Booker Prize-winning author Michael Ondaatje feints at memoir in The Cat’s Table, an impressionistic, ocean-faring novel that’s wide-ranging in spite of the close quarters. When 11-year-old Michael strikes out from Colombo, Sri Lanka for Tilbury, England in the early 1950s, it’s apparent that he’s following roughly the same path as his creator—even before he settles into the life of a successful writer residing in Canada. The 21 days Michael spends aboard the Oronsay will shape him profoundly, providing him with grist for his writing career, obsessions he’ll carry into adulthood, and a colorful cast of mentors. What begins as an unhurried book about their impact on Michael becomes something darker and more conventional by the story’s end, but Ondaatje’s potent imagination and the understated oomph of his poetry keep things lively, whether the book’s threads are lying loose or woven together.
The cat’s table is an inglorious spot at the opposite end of the main hall from the captain’s table, where the diners are busy “toasting one another’s significance.” But as a now-grown Michael points out, “what is interesting and important happens mostly in secret, in places where there is no power.” Michael and his partners in crime, the hellion Cassius and the sickly Ramadhin, occupy a sort of cat’s table within the cat’s table: Because they’re too young to really matter or keep secrets from, they’re the passengers with the most complete knowledge of the Oronsay’s goings-on. From their perch at the bottom, they observe the mysterious prisoner’s nightly outings, they learn about sex from a salty down-on-his-luck jazzman, and they hear a tale of woe from Mr. Hastie, who was pursued from port to port by a knife-wielding woman, like Yossarian in Catch-22. Together, the boys steal meals, doom a nobleman, and visit a garden of Eden in the belly of the ship. And at one point, Michael acts as a toady to a gentleman thief named Baron C.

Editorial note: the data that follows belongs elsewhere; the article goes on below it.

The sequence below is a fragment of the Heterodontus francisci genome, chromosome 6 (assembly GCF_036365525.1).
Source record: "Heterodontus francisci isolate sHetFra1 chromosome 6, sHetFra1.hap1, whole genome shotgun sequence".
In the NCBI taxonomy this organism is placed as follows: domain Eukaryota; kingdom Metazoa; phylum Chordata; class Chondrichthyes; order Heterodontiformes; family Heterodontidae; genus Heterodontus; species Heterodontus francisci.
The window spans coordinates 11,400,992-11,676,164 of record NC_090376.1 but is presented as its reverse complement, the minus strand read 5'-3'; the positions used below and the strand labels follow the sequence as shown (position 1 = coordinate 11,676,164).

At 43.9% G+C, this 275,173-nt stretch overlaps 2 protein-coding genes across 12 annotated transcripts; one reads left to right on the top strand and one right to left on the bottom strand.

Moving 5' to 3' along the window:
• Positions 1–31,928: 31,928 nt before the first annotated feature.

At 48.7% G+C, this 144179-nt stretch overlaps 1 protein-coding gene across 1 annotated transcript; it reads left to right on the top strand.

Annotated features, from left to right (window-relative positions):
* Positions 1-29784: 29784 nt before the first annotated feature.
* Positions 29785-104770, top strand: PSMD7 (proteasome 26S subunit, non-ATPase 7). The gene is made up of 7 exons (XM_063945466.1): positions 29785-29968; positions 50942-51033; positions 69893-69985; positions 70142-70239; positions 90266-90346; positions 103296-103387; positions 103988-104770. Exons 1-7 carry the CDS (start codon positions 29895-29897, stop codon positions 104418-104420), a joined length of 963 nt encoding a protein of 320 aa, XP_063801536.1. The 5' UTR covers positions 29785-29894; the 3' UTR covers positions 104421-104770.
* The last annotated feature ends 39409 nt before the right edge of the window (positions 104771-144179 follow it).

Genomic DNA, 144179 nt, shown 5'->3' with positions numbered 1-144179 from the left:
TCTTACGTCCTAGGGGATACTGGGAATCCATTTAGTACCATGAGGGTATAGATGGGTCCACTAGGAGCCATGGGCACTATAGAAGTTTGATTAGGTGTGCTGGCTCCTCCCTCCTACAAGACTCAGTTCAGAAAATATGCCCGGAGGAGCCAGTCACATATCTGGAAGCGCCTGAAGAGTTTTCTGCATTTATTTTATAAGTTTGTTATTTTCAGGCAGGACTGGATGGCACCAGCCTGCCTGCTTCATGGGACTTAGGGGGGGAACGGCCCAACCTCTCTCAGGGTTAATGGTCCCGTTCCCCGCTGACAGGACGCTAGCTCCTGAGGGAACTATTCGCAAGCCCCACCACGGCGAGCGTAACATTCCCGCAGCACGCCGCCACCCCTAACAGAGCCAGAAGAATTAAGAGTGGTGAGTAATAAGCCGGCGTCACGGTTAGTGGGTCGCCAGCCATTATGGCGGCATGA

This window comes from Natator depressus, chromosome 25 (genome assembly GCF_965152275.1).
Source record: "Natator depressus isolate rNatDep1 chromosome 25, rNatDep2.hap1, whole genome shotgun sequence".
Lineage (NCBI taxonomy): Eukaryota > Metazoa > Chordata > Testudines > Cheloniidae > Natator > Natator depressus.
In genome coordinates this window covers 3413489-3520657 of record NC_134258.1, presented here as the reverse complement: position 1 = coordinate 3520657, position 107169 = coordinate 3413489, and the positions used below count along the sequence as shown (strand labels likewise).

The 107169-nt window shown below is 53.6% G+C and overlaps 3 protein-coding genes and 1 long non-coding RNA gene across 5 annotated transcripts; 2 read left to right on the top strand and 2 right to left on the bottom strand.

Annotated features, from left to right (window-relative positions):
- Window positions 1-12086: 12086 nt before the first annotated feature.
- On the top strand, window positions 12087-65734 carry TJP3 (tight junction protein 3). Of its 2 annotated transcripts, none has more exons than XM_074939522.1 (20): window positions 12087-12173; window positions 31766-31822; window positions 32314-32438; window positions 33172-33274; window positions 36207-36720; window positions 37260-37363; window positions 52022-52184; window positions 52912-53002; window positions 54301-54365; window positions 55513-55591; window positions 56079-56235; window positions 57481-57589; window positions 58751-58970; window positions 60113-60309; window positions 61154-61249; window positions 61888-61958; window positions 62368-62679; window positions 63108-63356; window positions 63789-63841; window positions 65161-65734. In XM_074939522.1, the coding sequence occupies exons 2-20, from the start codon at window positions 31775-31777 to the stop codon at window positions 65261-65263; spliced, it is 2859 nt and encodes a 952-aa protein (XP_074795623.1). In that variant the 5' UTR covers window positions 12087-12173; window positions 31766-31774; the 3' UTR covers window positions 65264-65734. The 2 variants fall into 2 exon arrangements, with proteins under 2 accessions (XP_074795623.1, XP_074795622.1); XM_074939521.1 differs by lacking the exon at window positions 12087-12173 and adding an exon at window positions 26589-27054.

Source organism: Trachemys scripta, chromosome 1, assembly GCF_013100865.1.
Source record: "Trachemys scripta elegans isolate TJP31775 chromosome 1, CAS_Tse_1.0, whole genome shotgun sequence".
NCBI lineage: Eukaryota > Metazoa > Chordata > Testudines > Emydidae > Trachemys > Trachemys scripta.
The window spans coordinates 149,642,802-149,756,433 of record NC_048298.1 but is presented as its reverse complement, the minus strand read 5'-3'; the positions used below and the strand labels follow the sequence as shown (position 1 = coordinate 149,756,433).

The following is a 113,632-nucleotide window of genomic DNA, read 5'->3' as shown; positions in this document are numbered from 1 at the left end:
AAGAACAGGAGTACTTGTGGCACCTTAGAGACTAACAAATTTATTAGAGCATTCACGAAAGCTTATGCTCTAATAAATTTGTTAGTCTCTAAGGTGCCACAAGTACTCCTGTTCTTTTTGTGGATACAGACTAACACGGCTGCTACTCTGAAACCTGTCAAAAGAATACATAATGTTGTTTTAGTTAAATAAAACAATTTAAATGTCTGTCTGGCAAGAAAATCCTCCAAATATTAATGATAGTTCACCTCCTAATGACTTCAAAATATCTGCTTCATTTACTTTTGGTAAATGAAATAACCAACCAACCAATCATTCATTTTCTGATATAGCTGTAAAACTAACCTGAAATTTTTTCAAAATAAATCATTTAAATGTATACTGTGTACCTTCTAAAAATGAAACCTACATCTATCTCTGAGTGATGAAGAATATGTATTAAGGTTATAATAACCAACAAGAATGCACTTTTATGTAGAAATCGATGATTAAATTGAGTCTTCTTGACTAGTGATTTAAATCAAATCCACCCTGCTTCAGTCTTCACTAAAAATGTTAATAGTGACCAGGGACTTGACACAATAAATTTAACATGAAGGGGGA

As the ship comes into complete focus, Michael’s relationship with his beautiful cousin and sometime guardian Emily deepens, and her possible role in one of the voyage’s many scandals colors their meeting years later, when an adult Michael is attempting to recover bits of his past to better explain his present. As with Ondaatje’s The English Patient, multiple timelines are sketched in simultaneously, although the stories are numerous, often reaching only vignette length. That brevity and the playful tone threaten to make the book feel trivial, and put its climactic resolution off-key. Still, well-realized characters, tart writing, and Ondaatje’s playful self-plundering—a former luxury liner in Ondaatje’s 2000 novel Anil’s Ghost also bears the name Oronsay, for example—demonstrate what earned nostalgia looks like in a time when there’s plenty of the cheap variety to go around.